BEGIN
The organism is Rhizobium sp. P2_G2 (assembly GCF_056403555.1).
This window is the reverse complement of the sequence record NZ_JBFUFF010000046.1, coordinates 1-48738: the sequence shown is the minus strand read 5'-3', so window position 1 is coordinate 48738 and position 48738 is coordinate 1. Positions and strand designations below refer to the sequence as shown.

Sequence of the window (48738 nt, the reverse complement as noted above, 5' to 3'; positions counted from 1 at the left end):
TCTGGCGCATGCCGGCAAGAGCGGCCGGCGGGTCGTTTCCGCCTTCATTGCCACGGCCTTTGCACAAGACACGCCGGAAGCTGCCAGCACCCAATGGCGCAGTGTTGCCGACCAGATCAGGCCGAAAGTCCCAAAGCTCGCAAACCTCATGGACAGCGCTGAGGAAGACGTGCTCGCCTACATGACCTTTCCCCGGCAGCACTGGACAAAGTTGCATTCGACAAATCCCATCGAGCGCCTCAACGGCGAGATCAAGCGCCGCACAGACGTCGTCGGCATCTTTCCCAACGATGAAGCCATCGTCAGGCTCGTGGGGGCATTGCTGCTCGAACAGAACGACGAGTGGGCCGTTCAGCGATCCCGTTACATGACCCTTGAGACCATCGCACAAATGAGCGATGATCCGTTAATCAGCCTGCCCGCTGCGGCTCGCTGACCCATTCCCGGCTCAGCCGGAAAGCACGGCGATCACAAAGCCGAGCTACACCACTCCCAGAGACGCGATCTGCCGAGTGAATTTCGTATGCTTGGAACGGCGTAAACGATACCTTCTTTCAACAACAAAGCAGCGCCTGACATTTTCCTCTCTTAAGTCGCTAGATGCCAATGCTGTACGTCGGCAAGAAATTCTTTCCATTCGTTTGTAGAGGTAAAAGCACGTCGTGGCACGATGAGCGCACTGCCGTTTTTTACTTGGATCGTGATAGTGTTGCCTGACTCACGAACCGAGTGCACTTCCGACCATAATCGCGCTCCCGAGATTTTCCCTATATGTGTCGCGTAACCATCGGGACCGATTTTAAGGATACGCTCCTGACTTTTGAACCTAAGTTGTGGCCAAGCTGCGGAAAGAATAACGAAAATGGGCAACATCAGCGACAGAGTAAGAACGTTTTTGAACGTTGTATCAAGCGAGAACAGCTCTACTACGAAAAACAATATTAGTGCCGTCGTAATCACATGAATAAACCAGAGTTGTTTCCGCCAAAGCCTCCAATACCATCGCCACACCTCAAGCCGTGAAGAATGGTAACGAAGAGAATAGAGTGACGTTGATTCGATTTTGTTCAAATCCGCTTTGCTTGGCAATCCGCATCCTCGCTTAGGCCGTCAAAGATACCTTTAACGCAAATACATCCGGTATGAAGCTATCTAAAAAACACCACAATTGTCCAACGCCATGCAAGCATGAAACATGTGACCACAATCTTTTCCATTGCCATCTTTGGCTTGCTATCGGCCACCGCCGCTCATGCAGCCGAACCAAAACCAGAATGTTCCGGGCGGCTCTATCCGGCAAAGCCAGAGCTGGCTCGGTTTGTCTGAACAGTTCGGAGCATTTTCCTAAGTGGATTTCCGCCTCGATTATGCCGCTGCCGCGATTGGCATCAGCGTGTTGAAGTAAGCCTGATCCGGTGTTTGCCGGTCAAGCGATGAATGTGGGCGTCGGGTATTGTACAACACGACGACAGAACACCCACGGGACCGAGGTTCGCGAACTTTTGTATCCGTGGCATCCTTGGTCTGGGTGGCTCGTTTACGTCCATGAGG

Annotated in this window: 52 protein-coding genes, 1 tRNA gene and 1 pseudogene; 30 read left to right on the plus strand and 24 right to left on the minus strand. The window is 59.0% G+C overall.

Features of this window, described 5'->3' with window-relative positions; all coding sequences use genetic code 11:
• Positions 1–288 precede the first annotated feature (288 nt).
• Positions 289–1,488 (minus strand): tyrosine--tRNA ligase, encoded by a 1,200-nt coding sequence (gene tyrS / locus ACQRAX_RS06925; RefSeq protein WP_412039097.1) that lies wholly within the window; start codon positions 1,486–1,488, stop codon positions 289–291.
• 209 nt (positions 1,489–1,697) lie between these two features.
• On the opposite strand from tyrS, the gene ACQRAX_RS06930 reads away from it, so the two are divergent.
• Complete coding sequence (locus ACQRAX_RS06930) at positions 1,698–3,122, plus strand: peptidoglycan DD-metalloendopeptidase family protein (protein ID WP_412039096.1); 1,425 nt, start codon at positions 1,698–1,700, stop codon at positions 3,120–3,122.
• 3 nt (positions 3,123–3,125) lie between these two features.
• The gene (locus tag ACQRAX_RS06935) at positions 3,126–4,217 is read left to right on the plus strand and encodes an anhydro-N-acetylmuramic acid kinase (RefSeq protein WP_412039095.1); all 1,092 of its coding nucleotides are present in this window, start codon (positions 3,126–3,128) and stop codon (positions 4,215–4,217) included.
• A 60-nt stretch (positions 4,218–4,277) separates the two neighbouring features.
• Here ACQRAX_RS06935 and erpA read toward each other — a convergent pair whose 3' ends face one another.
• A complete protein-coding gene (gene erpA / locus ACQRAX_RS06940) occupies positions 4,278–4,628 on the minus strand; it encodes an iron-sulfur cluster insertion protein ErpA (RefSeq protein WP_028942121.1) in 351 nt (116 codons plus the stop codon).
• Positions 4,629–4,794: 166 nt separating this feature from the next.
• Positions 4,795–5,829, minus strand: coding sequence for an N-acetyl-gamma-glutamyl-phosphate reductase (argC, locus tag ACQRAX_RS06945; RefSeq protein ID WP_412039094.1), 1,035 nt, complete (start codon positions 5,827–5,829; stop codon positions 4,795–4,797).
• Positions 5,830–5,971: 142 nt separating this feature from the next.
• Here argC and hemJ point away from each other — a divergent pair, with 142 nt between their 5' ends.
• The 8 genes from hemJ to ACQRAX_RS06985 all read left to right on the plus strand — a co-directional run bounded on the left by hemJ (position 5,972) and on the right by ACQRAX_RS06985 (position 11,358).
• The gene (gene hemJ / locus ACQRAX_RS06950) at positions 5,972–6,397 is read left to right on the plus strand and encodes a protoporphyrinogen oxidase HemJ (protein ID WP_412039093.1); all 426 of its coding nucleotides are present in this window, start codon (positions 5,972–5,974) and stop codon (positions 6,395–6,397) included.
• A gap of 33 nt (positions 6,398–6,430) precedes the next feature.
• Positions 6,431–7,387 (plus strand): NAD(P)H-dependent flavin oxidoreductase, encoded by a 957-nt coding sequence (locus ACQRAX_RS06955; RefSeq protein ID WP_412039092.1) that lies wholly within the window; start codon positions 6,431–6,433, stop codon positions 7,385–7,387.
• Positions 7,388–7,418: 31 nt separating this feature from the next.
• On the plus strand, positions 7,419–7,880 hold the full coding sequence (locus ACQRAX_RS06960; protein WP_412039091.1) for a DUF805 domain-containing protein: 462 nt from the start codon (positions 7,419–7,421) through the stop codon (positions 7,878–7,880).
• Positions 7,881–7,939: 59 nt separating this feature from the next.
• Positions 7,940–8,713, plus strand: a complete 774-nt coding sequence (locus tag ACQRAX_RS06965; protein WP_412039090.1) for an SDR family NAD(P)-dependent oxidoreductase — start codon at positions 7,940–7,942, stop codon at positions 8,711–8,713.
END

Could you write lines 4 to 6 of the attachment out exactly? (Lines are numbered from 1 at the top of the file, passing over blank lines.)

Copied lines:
TCTGGCGCATGCCGGCAAGAGCGGCCGGCGGGTCGTTTCCGCCTTCATTGCCACGGCCTTTGCACAAGACACGCCGGAAGCTGCCAGCACCCAATGGCGCAGTGTTGCCGACCAGATCAGGCCGAAAGTCCCAAAGCTCGCAAACCTCATGGACAGCGCTGAGGAAGACGTGCTCGCCTACATGACCTTTCCCCGGCAGCACTGGACAAAGTTGCATTCGACAAATCCCATCGAGCGCCTCAACGGCGAGATCAAGCGCCGCACAGACGTCGTCGGCATCTTTCCCAACGATGAAGCCATCGTCAGGCTCGTGGGGGCATTGCTGCTCGAACAGAACGACGAGTGGGCCGTTCAGCGATCCCGTTACATGACCCTTGAGACCATCGCACAAATGAGCGATGATCCGTTAATCAGCCTGCCCGCTGCGGCTCGCTGACCCATTCCCGGCTCAGCCGGAAAGCACGGCGATCACAAAGCCGAGCTACACCACTCCCAGAGACGCGATCTGCCGAGTGAATTTCGTATGCTTGGAACGGCGTAAACGATACCTTCTTTCAACAACAAAGCAGCGCCTGACATTTTCCTCTCTTAAGTCGCTAGATGCCAATGCTGTACGTCGGCAAGAAATTCTTTCCATTCGTTTGTAGAGGTAAAAGCACGTCGTGGCACGATGAGCGCACTGCCGTTTTTTACTTGGATCGTGATAGTGTTGCCTGACTCACGAACCGAGTGCACTTCCGACCATAATCGCGCTCCCGAGATTTTCCCTATATGTGTCGCGTAACCATCGGGACCGATTTTAAGGATACGCTCCTGACTTTTGAACCTAAGTTGTGGCCAAGCTGCGGAAAGAATAACGAAAATGGGCAACATCAGCGACAGAGTAAGAACGTTTTTGAACGTTGTATCAAGCGAGAACAGCTCTACTACGAAAAACAATATTAGTGCCGTCGTAATCACATGAATAAACCAGAGTTGTTTCCGCCAAAGCCTCCAATACCATCGCCACACCTCAAGCCGTGAAGAATGGTAACGAAGAGAATAGAGTGACGTTGATTCGATTTTGTTCAAATCCGCTTTGCTTGGCAATCCGCATCCTCGCTTAGGCCGTCAAAGATACCTTTAACGCAAATACATCCGGTATGAAGCTATCTAAAAAACACCACAATTGTCCAACGCCATGCAAGCATGAAACATGTGACCACAATCTTTTCCATTGCCATCTTTGGCTTGCTATCGGCCACCGCCGCTCATGCAGCCGAACCAAAACCAGAATGTTCCGGGCGGCTCTATCCGGCAAAGCCAGAGCTGGCTCGGTTTGTCTGAACAGTTCGGAGCATTTTCCTAAGTGGATTTCCGCCTCGATTATGCCGCTGCCGCGATTGGCATCAGCGTGTTGAAGTAAGCCTGATCCGGTGTTTGCCGGTCAAGCGATGAATGTGGGCGTCGGGTATTGTACAACACGACGACAGAACACCCACGGGACCGAGGTTCGCGAACTTTTGTATCCGTGGCATCCTTGGTCTGGGTGGCTCGTTTACGTCCATGAGG

Annotated in this window: 52 protein-coding genes, 1 tRNA gene and 1 pseudogene; 30 read left to right on the plus strand and 24 right to left on the minus strand. The window is 59.0% G+C overall.

Features of this window, described 5'->3' with window-relative positions; all coding sequences use genetic code 11: